Now, if we continue to push ourselves hard every day, running or training on already damaged and fatigued muscles, it becomes very hard to train well. I wouldn’t encourage it, but anyone who’s tried to run hard and / or long every day will tell you that their training performance simply suffers as they struggle to maintain the quality. It is for these reasons, amongst others, that we need to back off and have ‘recovery days’, either cross training (perhaps biking or swimming for example) or possibly even have a day off after a hard session. Think how hard it is to complete your weekly long run in the build up to a marathon or half marathon if the day before you completed a multiple set of speed interval repeats. Your long run suffers, you may not complete it all as planned and such, you won’t get the benefits that you would have otherwise received.

So after weeks of building up to your race goal, doing all the ‘good’ things, such as hill repeats, tempo runs, speedwork, etc, your body will hopefully have made some pretty big adaptions, but chances are, is that there are still a lot of muscle tissue damage that needs to be fully repaired and glycogen stores replenished and topped up. To run at your optimum – often known as ‘peaking’, you’ll need to have all muscles rested, fully repaired and feeling fresh. This means reducing the volume of training you’ve been doing. Too often people will also reduce the number of quality sessions in this ‘tapering’ period, which will typically be somewhere between 2-3 weeks for a marathon and less for shorter distances.

The trouble with reducing the ‘quality’ sessions too much is that your body will begin to lose its leg turnover speed. So, you should reduce the number of speed repeats, or the length of the tempo runs, but keep some fast leg turnover work even into the last week – to a degree. However, as you reduce the mileage over the couple of weeks leading up to your big race, your legs should begin to feel ‘fresher’, even sprightly. Your energy levels should feel good as your start to burn off less glycogen and calories, fat, etc. This said, be mindful not to overeat and consider reducing your fat and calorific intake as your reduce your output. It is natural to put on a couple of pounds in the last week or so, but no point in undoing all that good work, eh? It’s hard dragging extra weight around a course!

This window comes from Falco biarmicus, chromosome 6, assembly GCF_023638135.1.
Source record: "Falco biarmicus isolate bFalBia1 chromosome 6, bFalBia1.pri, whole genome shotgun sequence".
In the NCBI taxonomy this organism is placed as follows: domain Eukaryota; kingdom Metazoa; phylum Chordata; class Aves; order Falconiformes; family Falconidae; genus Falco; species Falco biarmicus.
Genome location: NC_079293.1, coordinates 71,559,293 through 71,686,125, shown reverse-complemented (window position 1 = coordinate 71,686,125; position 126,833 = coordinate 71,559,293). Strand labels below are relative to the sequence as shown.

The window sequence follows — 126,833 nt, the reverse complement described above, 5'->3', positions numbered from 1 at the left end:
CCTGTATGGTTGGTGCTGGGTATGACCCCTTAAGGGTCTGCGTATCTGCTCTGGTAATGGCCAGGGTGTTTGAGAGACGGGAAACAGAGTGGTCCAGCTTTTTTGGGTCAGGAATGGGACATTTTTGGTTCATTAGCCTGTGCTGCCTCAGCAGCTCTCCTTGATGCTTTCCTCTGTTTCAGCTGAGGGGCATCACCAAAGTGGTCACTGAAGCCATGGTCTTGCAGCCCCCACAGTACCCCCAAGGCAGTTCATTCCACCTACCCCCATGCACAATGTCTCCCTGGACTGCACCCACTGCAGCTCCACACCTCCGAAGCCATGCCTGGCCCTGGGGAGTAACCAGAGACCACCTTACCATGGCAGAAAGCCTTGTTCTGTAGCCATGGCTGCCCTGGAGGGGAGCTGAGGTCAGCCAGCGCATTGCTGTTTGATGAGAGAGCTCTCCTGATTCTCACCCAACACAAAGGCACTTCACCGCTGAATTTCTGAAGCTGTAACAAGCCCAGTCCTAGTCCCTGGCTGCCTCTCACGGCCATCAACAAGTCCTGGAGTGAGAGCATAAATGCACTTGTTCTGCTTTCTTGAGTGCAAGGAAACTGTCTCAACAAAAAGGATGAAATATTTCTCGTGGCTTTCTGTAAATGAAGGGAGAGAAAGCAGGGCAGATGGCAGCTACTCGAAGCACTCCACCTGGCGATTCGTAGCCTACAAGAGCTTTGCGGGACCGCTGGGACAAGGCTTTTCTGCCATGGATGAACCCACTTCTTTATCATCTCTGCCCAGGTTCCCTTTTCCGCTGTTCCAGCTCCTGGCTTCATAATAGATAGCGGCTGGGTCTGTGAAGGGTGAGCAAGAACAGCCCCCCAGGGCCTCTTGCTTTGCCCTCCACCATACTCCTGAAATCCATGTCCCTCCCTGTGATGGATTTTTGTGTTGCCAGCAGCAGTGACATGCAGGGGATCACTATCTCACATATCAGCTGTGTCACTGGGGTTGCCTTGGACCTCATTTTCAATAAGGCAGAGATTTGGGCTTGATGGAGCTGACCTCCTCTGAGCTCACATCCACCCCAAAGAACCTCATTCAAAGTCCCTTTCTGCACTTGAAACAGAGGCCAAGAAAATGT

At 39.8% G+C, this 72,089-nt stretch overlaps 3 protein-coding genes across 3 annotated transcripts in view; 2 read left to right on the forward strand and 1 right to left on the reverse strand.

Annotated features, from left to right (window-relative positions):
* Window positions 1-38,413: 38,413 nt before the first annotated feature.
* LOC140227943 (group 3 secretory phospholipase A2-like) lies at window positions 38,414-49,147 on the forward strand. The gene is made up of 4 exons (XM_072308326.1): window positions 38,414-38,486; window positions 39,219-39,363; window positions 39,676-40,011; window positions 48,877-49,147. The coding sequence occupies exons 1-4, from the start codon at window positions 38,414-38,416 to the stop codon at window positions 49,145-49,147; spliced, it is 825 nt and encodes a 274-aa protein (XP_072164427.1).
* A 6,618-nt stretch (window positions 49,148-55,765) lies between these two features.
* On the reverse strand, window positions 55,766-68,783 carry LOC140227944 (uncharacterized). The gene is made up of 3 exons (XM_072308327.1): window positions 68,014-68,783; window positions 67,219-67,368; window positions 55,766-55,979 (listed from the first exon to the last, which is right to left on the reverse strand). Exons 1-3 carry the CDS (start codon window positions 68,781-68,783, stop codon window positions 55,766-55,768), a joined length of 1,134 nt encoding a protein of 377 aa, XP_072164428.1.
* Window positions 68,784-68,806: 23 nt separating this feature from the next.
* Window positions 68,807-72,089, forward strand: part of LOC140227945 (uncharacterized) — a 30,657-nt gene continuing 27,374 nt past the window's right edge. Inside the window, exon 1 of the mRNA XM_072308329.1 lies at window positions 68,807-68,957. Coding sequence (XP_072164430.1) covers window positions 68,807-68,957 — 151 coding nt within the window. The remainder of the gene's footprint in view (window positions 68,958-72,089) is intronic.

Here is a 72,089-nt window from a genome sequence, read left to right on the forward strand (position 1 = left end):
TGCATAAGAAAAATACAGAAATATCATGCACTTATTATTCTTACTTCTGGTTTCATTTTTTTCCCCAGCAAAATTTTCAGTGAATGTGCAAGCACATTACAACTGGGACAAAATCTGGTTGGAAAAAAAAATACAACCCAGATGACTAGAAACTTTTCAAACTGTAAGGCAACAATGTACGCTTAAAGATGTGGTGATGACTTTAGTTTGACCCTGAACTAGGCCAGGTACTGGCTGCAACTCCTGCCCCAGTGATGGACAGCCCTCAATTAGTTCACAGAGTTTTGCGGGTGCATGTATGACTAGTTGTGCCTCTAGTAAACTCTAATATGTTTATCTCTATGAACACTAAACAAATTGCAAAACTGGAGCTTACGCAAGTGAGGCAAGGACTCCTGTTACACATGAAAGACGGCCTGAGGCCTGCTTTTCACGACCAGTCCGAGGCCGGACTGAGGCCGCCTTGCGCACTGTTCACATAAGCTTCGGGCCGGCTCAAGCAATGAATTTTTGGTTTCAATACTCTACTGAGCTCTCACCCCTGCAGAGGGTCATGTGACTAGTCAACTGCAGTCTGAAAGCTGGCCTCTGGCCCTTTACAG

Similarly, after your race, in particular a long distance event such as a half or full marathon. Your body will probably have run as hard and as longer as it ever has. No matter how you feel immediately after the race, you will have created some damage, hopefully only microscopic muscle tissue tears, but often bigger problems to tendons and cartilage. Running too much too soon after the race will greatly increase the risk of getting injured. Muscles will be fatigued and further stressing them, particularly in the first few days and week will often result in a breakdown. When fatigued muscles don’t work properly, the force and impact each stride has on your body will need to be soaked up, possibly by tendons or bone. Trust me, this IS how we get injured!

Ease back into running slowly. Nothing too long or too fast for a couple of weeks afterwards. Don’t get me wrong though. This period before and after our race where we’re reducing the amount of running we do is tough. For me it’s the worst and the hardest part of training for a race. I’m a runner, I want to run, but running and training smart will help you all in the long run. Something many of us all learn the hard way!

Sick? Injured? – Get flexible with your race goals

So all the hard work has been done. That race, be it a marathon or a half marathon that has had you training religiously for the last 4-5 months will be upon you in a matter of days. There’s just one snag – somehow you’ve managed to pick up a little niggling injury or a bad cold or sickness bug!

Some would say this is ‘sod’s law’, but actually it is all too common. The risks of pushing ourselves into training too hard and long, or perhaps more appropriately – not training wisely, is that we can push ourselves into an ‘overtraining’ scenario and our body gradually begins to breakdown. This is why it is so important to listen to your body. When you are fatigued it is difficult to go out a run a good quality hard training session, be it a tempo run or speed repeats, etc that we will actually benefit from. Just to be clear on this point – our body’s improve from overstressing ourselves and then recovering. It is in the ‘recovery’ stage that we actually improve and why more often that not, the day after a hard workout should be spent resting or perhaps with an easy ‘recovery’ run. If we don’t do this, there is only so much our already overworked and fatigued muscles and tendons, heart, etc can take before something has to give.

The other common problem is that too many runners actually get sick during their taper just before a race. This is usually because as the physical questions we ask of our bodies (ie; gradually less and less), our body may be tempted to think that is suddenly now taking a vacation and stop fighting as hard as it has become accustomed to. Place yourself in a room full of people with germs, colds, etc and your immune system is a little ran down, then there is potential to be more susceptible to get sick.